Executive compensation is the payment given to top executives of business corporations. It includes basic salary, bonuses, shares, options and other company benefits. The board of directors of the company is ultimately responsible for determining executives' pay levels. However, most corporate boards use consultants to advise them on how much to pay top executives. In fiscal 2007, 819 companies in the Fortune 1,000 index used compensation consultants, up from 677 in fiscal 2006. 
The issue of CEO compensation has come to the forefront in the post-Enron era. Since 1980, executive pay at big corporations has increased more than sixfold. The average CEO of an S&P 500 company made $15.06 million in 2006, according to the Corporate Library, an independent research firm.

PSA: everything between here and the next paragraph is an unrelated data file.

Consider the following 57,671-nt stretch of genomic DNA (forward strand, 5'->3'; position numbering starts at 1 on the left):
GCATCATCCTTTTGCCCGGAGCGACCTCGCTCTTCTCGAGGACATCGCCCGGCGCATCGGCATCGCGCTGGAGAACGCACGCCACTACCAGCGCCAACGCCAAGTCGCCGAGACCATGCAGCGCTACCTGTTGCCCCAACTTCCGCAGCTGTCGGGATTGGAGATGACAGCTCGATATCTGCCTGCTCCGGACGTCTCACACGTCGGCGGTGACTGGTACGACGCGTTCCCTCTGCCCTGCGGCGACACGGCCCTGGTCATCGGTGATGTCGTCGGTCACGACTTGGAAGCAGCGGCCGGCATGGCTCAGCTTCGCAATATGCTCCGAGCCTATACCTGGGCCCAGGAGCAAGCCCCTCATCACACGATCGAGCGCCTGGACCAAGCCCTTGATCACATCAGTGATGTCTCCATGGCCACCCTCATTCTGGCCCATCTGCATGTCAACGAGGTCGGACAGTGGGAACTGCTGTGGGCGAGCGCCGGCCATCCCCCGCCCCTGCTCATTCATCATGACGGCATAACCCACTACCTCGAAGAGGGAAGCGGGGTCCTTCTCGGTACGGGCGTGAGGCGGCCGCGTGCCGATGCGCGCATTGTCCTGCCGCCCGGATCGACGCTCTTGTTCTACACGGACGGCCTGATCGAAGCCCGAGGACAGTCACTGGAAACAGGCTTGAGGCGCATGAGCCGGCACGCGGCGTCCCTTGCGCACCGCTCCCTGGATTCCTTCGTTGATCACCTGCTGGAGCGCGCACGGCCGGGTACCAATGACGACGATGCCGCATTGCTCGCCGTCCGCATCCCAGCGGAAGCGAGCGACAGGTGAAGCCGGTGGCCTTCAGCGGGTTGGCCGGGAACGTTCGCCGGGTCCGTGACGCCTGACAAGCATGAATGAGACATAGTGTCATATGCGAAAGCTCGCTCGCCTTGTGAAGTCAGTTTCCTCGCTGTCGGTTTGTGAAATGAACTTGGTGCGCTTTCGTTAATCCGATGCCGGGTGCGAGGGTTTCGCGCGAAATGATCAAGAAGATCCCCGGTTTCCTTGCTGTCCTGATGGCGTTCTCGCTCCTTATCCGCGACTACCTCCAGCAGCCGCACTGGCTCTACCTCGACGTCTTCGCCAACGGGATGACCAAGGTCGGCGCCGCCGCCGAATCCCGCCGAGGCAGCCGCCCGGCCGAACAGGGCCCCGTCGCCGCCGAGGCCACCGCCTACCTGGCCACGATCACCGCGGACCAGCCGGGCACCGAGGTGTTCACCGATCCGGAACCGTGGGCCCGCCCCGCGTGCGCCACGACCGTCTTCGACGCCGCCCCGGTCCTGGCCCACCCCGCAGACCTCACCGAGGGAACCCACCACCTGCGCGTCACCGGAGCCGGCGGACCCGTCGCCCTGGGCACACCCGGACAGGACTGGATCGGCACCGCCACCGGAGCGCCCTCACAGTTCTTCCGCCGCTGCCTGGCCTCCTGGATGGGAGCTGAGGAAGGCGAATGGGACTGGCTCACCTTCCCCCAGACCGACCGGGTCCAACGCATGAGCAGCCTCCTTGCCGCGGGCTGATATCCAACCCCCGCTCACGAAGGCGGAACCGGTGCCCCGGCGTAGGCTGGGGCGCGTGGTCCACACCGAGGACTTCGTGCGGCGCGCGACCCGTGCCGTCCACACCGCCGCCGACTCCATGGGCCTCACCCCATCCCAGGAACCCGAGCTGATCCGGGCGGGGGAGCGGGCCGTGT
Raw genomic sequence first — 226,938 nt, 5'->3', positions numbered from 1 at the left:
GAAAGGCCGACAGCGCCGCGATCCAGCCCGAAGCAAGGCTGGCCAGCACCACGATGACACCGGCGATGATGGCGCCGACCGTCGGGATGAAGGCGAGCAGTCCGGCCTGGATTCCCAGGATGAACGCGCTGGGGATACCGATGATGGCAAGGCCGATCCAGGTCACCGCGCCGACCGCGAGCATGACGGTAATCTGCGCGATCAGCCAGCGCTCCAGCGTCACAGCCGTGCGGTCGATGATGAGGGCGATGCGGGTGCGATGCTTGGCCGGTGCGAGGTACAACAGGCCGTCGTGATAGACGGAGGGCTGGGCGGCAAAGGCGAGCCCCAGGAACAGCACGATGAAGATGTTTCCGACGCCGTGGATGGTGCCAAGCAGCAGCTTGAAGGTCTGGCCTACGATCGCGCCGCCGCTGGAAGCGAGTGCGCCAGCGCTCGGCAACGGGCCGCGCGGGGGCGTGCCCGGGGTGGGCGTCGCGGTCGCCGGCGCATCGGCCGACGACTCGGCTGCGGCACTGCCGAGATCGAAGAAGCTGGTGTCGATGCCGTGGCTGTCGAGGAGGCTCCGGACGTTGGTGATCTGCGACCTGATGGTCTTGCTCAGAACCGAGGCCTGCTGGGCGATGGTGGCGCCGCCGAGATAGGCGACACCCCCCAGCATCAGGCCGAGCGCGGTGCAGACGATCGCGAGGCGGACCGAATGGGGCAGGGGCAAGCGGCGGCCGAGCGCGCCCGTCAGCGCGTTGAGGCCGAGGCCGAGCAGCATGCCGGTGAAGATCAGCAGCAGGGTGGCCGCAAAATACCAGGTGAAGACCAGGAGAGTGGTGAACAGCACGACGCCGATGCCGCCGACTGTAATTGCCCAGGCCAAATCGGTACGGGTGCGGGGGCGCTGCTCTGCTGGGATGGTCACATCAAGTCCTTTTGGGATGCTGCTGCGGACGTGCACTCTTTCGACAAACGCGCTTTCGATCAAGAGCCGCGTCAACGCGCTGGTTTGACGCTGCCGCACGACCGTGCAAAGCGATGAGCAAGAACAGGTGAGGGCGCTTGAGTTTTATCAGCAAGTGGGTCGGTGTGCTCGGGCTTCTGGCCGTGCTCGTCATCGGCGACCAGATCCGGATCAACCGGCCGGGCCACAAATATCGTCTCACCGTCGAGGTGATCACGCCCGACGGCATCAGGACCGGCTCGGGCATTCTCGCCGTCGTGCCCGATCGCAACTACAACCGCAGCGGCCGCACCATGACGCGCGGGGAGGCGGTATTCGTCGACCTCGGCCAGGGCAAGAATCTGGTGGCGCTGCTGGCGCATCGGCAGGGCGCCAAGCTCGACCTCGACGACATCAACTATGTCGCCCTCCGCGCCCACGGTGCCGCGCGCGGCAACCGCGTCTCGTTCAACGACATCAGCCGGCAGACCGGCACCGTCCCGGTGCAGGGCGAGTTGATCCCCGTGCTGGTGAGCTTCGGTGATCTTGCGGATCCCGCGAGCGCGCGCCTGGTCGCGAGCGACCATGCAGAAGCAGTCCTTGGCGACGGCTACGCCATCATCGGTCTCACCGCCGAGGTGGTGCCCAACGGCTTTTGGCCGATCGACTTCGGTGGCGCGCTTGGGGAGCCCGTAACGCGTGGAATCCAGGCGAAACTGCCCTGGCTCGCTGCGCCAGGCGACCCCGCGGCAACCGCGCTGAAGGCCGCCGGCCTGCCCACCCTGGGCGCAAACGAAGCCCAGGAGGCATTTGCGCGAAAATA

The House Committee on Oversight and Government Reform held hearings on the issue. “Reports of astronomical payouts to corporate CEOs have led many to question the fairness and effectiveness of the system for setting executive pay,” said Chairman Henry Waxman (D-CA).
On April 17, 2012, executive compensation and say-on-pay rules came into the spotlight when Citigroup shareholders voted to reject the bank’s executive compensation package at the annual meeting, leaving Citigroup with the option to either acknowledge the shareholder recommendation through future decision making, or to ignore the advisory vote entirely.